Now I will turn to a discussion of prompts by their purpose. .
In Chapter Three I talked about eliciting feedback from the student, about diagnosing the emerging structure of knowledge and acting on that diagnosis. This is a very important use of prompts, to elicit a response upon which diagnosis may be made. Such prompts may be called "diagnostic prompts". In a moment I will subdivide this category.
In chapter Four I talked about correction of learning problems, and in other chapters I talked about presentation of information. Some of this is done by simple communication. "Telling" is indeed an important part of teaching. But often one does not simply give a bit of information. Instead one gives a prompt that will elicit a response that will somehow produce the bit of information in the student's mind. I will call these "Socratic prompts", referring to the "Socratic method" of teaching by asking questions.
In chapter Five I talked about "structure building" and "brain packing". The "brain packing" part of this requires lots of prompts. This is what drill consists of. Thus we may speak of "drill prompts", or "practice prompts".
I will classify prompts as:
diagnostic promptsexistence promptsSocratic prompts
I have subdivided diagnostic prompts into a number of categories. First one may use a prompt to simply determine if a particular element of a structure of knowledge exists in the student's mind. Fill-in-the-blank questions usually test for the existence of a certain bit of information in the student's mind. When we ask "Who shot Lincoln?" we are probing for a specific element in the structure of knowledge. This prompt may be called an "element existence" prompt. A more subtle variation of this same thing can be called a "slot existence prompt" . Instead of asking "Who shot Lincoln?", we might be wondering if the student knows that Lincoln was shot. Asking "Who shot Lincoln?" provides the information that he was indeed shot. It will take a different question to test whether the students know that. John Wilkes Booth is an answer to fit a slot. But perhaps that slot is missing. Perhaps the student's doesn't know that Lincoln was shot. To test this one might ask "How did Lincoln die?" Or one might use a much more indirect approach. One might start weaving an improbable tale and see if someone in the class picks up on the error. The teacher might begin, "Some historians say that what Lincoln did in the 60's was not nearly as important as what he did in the seventies. Do you think that makes sense?" At this point the teacher ought to see a lot of hands go up. If instead most of the students sit impassively then the teacher may conclude that there is a lot missing in their structures of knowledge. This is a rather high level prompt, in one sense, and I have just spent considerable time arguing for low level prompts. But this is a diagnostic prompt, and the diagnosis may be made very quickly by observing the body language of the students. The criticisms I previously made about high level prompts do not apply in this case. It does not remain a high level prompt for the student who knows the relevant information, and is accustomed to this type of method.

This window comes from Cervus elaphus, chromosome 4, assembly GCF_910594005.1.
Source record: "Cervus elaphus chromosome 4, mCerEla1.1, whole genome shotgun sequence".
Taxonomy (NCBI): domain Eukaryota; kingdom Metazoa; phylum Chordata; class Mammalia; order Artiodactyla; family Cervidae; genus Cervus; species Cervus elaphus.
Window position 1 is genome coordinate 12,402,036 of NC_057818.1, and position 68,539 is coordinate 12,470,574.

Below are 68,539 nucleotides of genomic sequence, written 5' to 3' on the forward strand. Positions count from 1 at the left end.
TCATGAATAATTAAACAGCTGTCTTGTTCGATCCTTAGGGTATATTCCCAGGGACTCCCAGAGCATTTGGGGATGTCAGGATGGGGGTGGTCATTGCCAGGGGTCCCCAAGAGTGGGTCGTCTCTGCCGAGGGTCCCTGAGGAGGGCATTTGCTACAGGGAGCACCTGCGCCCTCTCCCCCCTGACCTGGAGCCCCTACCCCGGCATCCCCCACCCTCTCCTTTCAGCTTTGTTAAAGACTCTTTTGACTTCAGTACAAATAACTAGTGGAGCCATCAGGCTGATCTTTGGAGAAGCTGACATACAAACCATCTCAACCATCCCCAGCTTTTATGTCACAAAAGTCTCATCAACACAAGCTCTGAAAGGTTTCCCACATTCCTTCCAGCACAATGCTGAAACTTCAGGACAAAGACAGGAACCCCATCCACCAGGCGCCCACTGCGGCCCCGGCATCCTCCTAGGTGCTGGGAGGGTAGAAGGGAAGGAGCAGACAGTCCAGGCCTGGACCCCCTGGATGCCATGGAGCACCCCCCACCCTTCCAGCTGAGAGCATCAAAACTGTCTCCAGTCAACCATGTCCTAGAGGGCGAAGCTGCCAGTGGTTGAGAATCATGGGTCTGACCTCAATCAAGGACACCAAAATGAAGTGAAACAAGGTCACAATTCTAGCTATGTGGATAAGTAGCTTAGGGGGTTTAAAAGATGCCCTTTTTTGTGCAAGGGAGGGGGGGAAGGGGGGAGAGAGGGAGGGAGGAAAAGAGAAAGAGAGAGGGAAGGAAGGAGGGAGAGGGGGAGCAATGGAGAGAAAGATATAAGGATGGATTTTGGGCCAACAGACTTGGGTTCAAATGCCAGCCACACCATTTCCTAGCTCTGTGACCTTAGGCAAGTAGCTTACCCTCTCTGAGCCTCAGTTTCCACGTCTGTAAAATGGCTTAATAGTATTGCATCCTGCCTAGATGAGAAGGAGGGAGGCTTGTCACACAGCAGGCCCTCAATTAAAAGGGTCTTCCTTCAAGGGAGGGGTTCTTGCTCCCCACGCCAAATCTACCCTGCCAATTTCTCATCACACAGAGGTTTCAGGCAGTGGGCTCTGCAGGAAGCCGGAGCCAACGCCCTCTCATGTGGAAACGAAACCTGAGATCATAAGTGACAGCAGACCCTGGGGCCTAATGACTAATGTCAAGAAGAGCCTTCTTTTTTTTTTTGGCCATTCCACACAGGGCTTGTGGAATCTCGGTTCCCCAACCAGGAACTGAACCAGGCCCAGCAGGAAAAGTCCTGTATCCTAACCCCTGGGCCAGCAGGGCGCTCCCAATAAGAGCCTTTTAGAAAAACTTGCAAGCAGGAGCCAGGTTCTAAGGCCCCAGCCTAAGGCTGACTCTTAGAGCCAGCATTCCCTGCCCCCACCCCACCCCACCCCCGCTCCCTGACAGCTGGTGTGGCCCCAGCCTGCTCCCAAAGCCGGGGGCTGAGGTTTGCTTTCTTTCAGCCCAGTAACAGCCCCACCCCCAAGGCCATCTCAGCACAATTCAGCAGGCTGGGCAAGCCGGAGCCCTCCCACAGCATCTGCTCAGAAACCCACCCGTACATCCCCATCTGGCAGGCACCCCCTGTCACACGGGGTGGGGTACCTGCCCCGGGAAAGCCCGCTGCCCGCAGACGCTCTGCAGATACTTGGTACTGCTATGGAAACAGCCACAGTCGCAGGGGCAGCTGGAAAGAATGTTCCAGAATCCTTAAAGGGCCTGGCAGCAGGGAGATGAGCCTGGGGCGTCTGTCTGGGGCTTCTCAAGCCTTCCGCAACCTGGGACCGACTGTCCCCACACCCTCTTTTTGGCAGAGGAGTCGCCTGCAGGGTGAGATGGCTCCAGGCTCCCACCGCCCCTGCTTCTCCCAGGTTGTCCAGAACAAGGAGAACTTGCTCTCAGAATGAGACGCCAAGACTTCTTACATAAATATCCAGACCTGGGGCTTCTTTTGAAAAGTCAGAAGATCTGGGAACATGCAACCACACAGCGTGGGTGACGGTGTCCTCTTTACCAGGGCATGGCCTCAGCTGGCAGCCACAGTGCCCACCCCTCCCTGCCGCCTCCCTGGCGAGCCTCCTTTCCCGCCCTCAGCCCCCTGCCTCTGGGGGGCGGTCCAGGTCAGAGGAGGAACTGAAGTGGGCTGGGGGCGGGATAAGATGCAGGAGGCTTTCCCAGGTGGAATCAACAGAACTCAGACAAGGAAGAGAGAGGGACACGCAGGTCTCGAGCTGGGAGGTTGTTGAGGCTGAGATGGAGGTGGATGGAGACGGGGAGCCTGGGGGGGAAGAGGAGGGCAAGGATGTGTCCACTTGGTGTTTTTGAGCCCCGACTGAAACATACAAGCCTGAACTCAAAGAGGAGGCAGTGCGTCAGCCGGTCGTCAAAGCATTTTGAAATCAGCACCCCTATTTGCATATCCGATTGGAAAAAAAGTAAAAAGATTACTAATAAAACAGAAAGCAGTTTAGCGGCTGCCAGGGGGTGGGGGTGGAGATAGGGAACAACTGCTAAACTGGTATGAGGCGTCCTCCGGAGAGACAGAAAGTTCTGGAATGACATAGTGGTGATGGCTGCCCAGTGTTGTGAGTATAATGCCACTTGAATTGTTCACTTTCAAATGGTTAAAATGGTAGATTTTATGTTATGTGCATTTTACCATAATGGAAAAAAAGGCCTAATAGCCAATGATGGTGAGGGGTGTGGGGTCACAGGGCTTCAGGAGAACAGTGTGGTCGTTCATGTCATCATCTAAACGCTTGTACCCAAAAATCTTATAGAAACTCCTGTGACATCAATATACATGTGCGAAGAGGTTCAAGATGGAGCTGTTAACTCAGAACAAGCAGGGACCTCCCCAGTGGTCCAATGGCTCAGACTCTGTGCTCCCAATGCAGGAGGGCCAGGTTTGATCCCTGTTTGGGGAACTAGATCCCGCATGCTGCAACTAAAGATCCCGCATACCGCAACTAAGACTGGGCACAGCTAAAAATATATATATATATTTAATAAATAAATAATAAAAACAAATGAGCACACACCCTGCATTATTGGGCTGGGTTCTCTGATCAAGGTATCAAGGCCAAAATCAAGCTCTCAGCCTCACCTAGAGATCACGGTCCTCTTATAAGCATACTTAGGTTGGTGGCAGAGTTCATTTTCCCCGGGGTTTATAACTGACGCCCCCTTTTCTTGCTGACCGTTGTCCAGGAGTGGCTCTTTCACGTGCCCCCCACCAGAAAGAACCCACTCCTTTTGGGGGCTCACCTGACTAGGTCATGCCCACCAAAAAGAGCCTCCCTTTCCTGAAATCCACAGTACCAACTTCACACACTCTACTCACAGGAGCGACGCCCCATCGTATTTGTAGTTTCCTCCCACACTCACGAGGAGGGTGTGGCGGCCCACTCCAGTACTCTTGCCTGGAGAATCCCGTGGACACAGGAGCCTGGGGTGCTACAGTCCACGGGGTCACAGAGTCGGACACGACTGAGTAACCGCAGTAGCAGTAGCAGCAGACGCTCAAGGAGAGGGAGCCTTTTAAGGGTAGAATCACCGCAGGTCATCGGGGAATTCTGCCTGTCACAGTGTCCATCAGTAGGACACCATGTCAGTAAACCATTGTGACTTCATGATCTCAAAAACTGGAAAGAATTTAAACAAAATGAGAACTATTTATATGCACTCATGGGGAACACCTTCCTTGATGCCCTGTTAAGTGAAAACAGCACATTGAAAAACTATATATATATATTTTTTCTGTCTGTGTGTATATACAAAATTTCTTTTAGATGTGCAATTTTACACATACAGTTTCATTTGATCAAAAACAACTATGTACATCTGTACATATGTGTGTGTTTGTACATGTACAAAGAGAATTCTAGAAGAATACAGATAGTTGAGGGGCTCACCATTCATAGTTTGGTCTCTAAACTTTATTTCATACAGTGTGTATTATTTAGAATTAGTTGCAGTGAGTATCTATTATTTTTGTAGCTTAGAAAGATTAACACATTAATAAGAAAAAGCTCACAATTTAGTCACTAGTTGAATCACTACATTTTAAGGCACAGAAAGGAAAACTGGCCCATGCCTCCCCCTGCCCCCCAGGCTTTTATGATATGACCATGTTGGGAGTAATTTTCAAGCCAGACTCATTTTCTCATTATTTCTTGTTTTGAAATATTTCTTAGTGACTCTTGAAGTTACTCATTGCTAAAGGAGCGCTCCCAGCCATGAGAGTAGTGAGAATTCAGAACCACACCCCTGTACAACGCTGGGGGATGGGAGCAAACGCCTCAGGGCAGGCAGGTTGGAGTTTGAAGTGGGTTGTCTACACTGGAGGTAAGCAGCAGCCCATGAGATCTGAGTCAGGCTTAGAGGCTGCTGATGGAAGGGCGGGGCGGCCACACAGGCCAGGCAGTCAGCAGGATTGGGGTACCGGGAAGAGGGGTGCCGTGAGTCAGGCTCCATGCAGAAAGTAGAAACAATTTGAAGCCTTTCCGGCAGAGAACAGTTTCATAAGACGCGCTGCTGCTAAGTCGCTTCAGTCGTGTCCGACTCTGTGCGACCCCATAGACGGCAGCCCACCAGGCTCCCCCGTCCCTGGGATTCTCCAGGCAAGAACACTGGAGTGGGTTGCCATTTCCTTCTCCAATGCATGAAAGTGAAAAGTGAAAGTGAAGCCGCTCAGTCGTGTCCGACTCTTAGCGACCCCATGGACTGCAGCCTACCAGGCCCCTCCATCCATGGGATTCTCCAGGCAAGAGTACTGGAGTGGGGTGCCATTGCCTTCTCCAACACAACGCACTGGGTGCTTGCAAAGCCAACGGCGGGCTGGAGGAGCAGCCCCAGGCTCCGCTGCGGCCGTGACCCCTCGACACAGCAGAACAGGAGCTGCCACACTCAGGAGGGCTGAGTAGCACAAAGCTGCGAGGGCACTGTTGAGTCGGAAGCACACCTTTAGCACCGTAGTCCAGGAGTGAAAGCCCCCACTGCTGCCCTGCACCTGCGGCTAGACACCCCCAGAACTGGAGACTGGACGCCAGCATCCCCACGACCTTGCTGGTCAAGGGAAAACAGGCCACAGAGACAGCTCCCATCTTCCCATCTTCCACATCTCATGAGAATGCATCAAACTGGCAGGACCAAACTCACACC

"Category prompts" are an important type of prompt that is, I think, often overlooked, because we fail to recognize that students sometimes have faulty categorization. This question, for example,
The Emancipation Proclamation was a (time, place, person, document, policy).is a category prompt. It does not ask the students to know anything other than the proper category of the Emancipation Proclamation. It is easy to forget that students may not know that. In many cases categorization may be assumed. In history we probably don't need to put on homework the item,
Columbus was a (person, place, time, thing, way of storing wheat).
The category is obvious. Columbus was a person. But in other cases categorization should not be assumed. It might be very helpful to put in this question on homework:
Manifest destiny was (a document, a law, a time, a place, an idea, a war).
Manifest destiny is not very concrete. I would predict that in the average seventh grade history class a substantial number of students would choose the wrong answer to this. It can be difficult for students to understand abstract ideas, but it helps if they at least have the right category in mind.
I remember working with one of my children in about the fifth grade. We were finding countries on the globe. It occurred to me, I don't remember just why, that she may not even know the difference between land and water on the globe, for she was behind in many areas of schoolwork. To test this I could have simply pointed to blue and asked, "Is this land or water?" I decided to try to be a little less direct. I said, "Here's an astronaut flying around the earth in a space ship. He falls down to a landing right here. Does he go 'splash!' or does he go 'splat!!!?'" Using this approach for several minutes I determined that indeed this very basic knowledge was missing. This is a level of diagnosis that would never be needed with a normally competent fifth grader. But not all fifth graders are normally competent. For the less able students this type of diagnosis, using category prompts, is needed.